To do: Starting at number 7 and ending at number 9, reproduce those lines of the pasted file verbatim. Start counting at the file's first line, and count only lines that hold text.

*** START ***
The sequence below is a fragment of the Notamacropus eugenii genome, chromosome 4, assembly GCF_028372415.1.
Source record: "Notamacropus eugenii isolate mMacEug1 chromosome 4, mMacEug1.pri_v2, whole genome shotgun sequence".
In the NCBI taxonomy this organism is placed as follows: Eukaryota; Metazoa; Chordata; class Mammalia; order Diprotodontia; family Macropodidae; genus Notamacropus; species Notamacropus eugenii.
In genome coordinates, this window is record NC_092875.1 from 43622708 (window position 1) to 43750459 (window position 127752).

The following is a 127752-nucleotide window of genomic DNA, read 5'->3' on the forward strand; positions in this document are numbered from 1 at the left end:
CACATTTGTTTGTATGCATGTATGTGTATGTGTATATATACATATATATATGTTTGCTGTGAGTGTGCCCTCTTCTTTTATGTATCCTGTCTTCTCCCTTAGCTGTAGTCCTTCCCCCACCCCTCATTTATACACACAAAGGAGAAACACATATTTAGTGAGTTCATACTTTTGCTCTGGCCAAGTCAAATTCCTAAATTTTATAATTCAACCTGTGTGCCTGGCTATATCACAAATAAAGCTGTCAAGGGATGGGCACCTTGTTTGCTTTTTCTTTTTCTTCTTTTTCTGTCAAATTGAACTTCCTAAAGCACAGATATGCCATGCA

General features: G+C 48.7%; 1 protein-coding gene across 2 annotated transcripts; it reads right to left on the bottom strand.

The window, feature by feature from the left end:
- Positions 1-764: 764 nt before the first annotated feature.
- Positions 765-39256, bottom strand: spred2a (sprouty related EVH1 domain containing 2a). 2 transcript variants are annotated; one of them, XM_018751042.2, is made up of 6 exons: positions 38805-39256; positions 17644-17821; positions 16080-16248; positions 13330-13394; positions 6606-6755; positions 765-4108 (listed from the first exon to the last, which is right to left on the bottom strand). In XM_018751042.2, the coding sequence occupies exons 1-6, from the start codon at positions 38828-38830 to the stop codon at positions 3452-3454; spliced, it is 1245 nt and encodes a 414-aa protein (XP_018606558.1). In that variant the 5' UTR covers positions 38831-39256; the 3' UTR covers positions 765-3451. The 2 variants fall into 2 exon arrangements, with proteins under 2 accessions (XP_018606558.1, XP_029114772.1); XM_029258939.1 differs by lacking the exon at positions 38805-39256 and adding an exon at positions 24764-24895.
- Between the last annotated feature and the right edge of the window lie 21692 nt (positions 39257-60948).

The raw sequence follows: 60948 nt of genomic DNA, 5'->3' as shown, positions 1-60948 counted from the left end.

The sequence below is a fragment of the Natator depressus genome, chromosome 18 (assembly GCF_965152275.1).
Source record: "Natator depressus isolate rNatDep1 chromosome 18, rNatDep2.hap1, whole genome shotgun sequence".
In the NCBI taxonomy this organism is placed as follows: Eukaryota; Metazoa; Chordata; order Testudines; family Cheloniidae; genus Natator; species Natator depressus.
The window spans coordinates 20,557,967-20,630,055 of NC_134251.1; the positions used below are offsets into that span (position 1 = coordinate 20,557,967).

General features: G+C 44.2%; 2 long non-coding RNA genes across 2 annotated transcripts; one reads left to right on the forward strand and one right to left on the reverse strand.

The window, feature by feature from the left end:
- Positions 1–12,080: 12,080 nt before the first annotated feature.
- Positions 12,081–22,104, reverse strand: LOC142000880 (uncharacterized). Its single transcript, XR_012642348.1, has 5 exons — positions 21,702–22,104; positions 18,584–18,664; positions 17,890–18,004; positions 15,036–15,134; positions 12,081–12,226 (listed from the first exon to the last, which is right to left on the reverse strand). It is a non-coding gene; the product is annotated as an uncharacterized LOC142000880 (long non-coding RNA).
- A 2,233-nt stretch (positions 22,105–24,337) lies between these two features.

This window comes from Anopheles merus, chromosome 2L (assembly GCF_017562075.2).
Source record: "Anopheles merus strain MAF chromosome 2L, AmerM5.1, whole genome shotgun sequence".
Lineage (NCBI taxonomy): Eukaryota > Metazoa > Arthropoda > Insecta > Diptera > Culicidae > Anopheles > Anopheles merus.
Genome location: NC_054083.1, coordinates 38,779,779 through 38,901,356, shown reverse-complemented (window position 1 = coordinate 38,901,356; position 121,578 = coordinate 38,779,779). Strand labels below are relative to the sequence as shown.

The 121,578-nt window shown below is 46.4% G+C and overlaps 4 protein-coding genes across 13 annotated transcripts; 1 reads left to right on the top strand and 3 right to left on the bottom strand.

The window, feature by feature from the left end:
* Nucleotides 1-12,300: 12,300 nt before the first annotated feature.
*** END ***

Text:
General features: G+C 48.7%; 1 protein-coding gene across 2 annotated transcripts; it reads right to left on the bottom strand.

The window, feature by feature from the left end:
- Positions 1-764: 764 nt before the first annotated feature.